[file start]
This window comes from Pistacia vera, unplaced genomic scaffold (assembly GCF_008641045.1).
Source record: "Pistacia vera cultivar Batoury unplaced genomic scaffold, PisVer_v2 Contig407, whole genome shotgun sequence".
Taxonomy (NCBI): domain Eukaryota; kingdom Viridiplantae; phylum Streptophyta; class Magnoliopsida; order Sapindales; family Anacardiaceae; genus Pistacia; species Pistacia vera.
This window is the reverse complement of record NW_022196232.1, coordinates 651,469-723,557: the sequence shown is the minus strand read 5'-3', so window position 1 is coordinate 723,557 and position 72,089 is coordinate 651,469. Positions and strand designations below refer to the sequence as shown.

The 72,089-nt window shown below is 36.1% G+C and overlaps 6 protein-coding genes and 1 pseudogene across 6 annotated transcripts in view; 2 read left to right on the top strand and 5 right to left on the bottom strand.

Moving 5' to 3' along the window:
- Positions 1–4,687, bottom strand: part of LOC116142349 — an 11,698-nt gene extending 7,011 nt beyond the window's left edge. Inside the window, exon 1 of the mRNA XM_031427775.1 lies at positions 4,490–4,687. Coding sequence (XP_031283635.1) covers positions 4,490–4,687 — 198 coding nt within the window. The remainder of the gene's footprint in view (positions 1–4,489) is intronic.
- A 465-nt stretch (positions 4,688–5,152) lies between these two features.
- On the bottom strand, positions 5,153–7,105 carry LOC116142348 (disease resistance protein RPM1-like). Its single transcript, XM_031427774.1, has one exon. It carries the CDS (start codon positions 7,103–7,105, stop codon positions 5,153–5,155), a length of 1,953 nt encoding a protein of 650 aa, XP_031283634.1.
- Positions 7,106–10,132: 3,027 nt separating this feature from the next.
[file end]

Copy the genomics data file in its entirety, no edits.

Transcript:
This window comes from Pistacia vera, unplaced genomic scaffold (assembly GCF_008641045.1).
Source record: "Pistacia vera cultivar Batoury unplaced genomic scaffold, PisVer_v2 Contig407, whole genome shotgun sequence".
Taxonomy (NCBI): domain Eukaryota; kingdom Viridiplantae; phylum Streptophyta; class Magnoliopsida; order Sapindales; family Anacardiaceae; genus Pistacia; species Pistacia vera.
This window is the reverse complement of record NW_022196232.1, coordinates 651,469-723,557: the sequence shown is the minus strand read 5'-3', so window position 1 is coordinate 723,557 and position 72,089 is coordinate 651,469. Positions and strand designations below refer to the sequence as shown.

The 72,089-nt window shown below is 36.1% G+C and overlaps 6 protein-coding genes and 1 pseudogene across 6 annotated transcripts in view; 2 read left to right on the top strand and 5 right to left on the bottom strand.

Moving 5' to 3' along the window:
- Positions 1–4,687, bottom strand: part of LOC116142349 — an 11,698-nt gene extending 7,011 nt beyond the window's left edge. Inside the window, exon 1 of the mRNA XM_031427775.1 lies at positions 4,490–4,687. Coding sequence (XP_031283635.1) covers positions 4,490–4,687 — 198 coding nt within the window. The remainder of the gene's footprint in view (positions 1–4,489) is intronic.
- A 465-nt stretch (positions 4,688–5,152) lies between these two features.
- On the bottom strand, positions 5,153–7,105 carry LOC116142348 (disease resistance protein RPM1-like). Its single transcript, XM_031427774.1, has one exon. It carries the CDS (start codon positions 7,103–7,105, stop codon positions 5,153–5,155), a length of 1,953 nt encoding a protein of 650 aa, XP_031283634.1.
- Positions 7,106–10,132: 3,027 nt separating this feature from the next.